It’s A Cinema, Not A Heavy Metal Gig.

Tony Berry

During the lull between lockdowns I ventured out to the cinema to see Christopher Nolan’s film “Tenet”. Doing my bit to support the Arts and all that. The cinema was a Birmingham Odeon with a top-notch surround-sound system. Maybe a couple of dozen  people in the audience, nicely spaced apart, so great. Except, for the first time ever, I walked out after less than 30 minutes. Why? Not because the film was awful, but because the soundtrack was so loud as to be physically painful. It begins with a set-piece featuring an attack by unknown forces on a concert hall, so lots of gunfire and explosions. This had me shrunk down in my seat as I winced and stuck my fingers in my ears. And it didn’t get any better as the film progressed, with the dialogue at normal or quiet volumes, punctuated by Really Loud bursts of action and music. I decided that I couldn’t face this any more and left to go home, where I actually emailed the Odeon chain with a complaint and a demand for my money back. They replied with some guff about “we think it’s OK, it meets noise requirements (I bet it bloody doesn’t) and besides it’s not our fault it’s the way the sound is mixed by the director”. This is actually true.

It turned out I’m not alone here. A week or so after I’d seen the film I read an article by a reviewer who said he was looking forward to watching “Tenet” at home on his TV so he could turn on the subtitles. It seems Nolan likes to mix the soundtrack of his films like this. “My films are for modern cinemas with good sound systems”. Well OK, but that doesn’t mean you have to give your audiences tinnitus while they struggle to hear the dialogue. Nolan’s “Interstellar” is a decent enough film with a really good score; in fact I like the score so much I bought it on CD. It features a real church organ (recorded in Temple Church in London) and when I crank up my stereo I can rattle the windows out of their frames, which is fine because I’m enjoying a piece of music, not trying to figure out what Matthew McConaughey is mumbling (he does have a habit of saying his lines like he’s sucking a Werthers Original, but it’s the Director’s job to tell him not to do it).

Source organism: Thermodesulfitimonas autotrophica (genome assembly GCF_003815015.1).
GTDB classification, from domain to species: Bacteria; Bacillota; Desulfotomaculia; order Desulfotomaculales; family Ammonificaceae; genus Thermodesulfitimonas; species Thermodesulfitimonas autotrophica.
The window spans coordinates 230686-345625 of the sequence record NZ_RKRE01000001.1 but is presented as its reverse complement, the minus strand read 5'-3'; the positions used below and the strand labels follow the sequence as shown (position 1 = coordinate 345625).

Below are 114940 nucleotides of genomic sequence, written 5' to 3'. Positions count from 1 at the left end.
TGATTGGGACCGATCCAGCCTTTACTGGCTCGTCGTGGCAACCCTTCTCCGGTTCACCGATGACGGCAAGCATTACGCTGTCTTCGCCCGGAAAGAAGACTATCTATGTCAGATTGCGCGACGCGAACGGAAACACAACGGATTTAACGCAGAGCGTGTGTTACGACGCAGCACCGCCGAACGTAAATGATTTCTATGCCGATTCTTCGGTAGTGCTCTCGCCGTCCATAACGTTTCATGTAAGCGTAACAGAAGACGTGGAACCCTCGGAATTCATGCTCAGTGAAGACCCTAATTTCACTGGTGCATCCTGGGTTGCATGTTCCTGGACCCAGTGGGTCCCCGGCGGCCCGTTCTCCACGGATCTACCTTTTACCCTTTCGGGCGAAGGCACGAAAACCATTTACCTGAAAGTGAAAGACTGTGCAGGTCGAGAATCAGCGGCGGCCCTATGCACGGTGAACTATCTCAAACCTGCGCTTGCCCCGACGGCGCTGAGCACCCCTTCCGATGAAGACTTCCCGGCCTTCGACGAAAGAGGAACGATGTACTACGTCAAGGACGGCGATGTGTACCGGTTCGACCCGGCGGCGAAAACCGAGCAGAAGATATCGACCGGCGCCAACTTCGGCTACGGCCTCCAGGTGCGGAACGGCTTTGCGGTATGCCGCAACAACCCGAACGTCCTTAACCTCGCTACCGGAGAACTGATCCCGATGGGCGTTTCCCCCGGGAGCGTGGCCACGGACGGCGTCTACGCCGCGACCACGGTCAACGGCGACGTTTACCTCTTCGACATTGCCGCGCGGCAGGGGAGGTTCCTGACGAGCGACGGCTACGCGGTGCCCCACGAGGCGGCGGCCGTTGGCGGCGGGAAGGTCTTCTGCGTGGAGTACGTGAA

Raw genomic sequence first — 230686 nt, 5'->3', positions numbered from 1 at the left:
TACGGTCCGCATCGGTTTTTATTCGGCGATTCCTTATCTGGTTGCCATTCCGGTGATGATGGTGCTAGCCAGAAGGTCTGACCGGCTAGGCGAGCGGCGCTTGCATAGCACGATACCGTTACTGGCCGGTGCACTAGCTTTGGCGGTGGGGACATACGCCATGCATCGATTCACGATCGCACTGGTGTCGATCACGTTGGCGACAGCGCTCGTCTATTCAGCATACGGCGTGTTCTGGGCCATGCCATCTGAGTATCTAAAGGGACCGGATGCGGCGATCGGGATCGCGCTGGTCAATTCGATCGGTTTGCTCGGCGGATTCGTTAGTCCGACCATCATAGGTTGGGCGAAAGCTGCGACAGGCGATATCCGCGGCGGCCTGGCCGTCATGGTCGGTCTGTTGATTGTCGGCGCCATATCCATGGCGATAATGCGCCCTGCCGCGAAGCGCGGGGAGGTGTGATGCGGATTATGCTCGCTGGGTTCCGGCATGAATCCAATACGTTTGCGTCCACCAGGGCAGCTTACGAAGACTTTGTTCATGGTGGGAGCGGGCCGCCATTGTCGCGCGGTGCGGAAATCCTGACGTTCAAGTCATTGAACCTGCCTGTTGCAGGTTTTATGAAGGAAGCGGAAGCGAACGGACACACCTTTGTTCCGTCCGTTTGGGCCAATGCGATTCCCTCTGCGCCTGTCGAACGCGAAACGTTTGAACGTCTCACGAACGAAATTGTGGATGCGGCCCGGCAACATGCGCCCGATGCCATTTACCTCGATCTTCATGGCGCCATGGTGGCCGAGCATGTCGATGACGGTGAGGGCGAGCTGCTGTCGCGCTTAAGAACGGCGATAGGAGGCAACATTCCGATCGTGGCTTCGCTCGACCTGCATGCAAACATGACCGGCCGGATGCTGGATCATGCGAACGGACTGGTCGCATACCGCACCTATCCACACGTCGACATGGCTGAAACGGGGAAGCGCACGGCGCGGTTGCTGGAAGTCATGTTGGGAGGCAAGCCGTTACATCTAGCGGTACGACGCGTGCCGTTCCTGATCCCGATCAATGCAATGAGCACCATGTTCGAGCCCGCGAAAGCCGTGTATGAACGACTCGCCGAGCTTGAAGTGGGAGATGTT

I suppose we should be used to this because of the endless Superhero films which, with a few exceptions, are BANG, quiet bit, CRASHING MUSIC, quiet bit, BANG, quiet bit WITH CRASHING MUSIC, and so on. Well, it ain’t good enough. I pay a car-loan to go and see a film and I want to enjoy it, not have to sit there in expectation of being temporarily deafened so I can’t hear the dialogue anyway. Directors like Nolan may think it all makes their films more dynamic, but he’s producing the bloody things for an audience of millions. He might reply “well this is my vision and if you don’t like it you can fuck off”, but let’s be reasonable here; I am willing to look at his vision because it’s unlikely to send me blind. On the other hand I don’t see why I should suffer damage to my hearing at the same time. No, I never got my money back.

One thought on “It’s A Cinema, Not A Heavy Metal Gig.

  1. This appears to be a habit of Nolan’s, going back at least as far as his adaptation of Chris Priest’s “The Prestige”. In Chris P’s book “The Magic”, about the experience of having his novel turned into a film, one of his few grumbles about the film is that much key dialogue, which is crucial in revealing the truth behind the mysteries of the story, is whispered and/or mumbled in such a way that it’s near impossible to catch every word. And that’s without the deafening action music which mars most of Nolan’s other films. Sound editing is definitely one of Nolan’s achilles heels.

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